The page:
p

Paul Herzog

03/04/2024, 2:53 PM
@Scout ive done everything for cloud CLI but when i dbt compile locally it says: 145234 Running with dbt=1.7.9 145234 Encountered an error: Runtime Error Could not find profile named 'default' why?
s

Scout

03/04/2024, 2:53 PM
The error message you're encountering indicates that
dbt
is unable to find a profile named 'default' in your
profiles.yml
file. This file is where
dbt
looks for connection configurations for your target databases. Here are a few steps you can take to troubleshoot this issue: 1. Check
profiles.yml
Location
: By default,
dbt
expects the
profiles.yml
file to be located in the
~/.dbt/
directory on your local machine. Ensure that your
profiles.yml
file is in the correct location. 2. Verify Profile Name: Open your
profiles.yml
file and check that there is a profile named 'default'. If not, either add a profile with that name or use the name of an existing profile in your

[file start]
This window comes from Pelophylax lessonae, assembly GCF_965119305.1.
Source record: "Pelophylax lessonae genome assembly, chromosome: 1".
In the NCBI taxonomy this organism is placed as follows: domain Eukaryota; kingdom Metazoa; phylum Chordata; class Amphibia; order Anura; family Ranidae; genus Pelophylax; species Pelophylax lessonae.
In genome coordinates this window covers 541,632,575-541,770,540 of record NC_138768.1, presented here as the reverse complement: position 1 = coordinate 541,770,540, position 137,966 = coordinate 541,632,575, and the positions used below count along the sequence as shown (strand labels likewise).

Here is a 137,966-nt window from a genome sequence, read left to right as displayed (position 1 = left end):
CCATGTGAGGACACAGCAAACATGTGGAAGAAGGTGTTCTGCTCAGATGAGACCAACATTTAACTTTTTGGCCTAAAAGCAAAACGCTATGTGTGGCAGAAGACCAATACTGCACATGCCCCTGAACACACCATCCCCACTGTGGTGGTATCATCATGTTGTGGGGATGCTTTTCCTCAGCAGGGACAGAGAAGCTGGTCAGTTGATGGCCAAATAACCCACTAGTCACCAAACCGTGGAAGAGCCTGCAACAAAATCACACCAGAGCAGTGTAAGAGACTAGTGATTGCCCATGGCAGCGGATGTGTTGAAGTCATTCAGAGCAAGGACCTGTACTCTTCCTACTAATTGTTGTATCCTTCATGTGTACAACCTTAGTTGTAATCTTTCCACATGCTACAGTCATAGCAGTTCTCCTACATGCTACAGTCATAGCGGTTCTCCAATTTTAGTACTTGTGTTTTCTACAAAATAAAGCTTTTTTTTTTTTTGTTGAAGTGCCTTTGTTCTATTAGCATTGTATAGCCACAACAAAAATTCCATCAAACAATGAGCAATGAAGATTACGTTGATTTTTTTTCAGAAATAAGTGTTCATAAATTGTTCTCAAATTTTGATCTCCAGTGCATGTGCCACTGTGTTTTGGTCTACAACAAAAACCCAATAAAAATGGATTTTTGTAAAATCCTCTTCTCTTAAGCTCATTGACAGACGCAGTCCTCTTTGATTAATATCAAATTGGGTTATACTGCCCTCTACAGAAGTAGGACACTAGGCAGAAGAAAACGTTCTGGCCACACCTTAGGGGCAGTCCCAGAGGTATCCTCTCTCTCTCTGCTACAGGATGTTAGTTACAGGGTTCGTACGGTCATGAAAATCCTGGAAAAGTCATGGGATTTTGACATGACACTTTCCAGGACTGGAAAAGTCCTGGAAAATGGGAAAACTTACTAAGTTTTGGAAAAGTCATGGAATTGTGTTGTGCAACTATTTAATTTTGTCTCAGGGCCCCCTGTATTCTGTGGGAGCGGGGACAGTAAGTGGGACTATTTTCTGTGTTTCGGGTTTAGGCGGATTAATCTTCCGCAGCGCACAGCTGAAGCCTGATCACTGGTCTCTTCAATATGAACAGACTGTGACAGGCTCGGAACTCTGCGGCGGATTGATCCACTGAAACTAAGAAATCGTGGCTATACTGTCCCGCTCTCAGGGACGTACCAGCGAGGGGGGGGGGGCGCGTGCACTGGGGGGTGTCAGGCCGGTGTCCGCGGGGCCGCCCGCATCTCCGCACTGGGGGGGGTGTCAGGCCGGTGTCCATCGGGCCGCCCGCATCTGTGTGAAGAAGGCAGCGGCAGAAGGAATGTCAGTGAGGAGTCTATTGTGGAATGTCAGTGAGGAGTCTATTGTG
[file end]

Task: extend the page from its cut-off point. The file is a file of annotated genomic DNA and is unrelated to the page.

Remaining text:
dbt
commands. 3. Use the
--profile
Flag
: If you want to use a profile with a different name, you can specify it when running
dbt
commands using the
--profile
flag. For example:
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bash    dbt compile --profile your_profile_name
4. Set
DBT_PROFILES_DIR
Environment Variable
: If your
profiles.yml
file is not in the default location, you can set the
DBT_PROFILES_DIR
environment variable to tell
dbt
where to find it. For example:
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bash    export DBT_PROFILES_DIR=/path/to/your/dbt/profiles
5. Check for Syntax Errors: Ensure that your
profiles.yml
file is correctly formatted and free of syntax errors.
dbt
uses YAML syntax, so even small mistakes like indentation can cause issues. 6. Environment Variables: If your
profiles.yml
file uses environment variables, make sure they are set in your local environment. If you've gone through these steps and are still encountering issues, you may want to refer to the
dbt
documentation or seek support from the
dbt
community for further assistance. It's also worth noting that if you're using
dbt
with Dagster, you'll need to ensure that Dagster's resources are configured to use the correct
dbt
profile when executing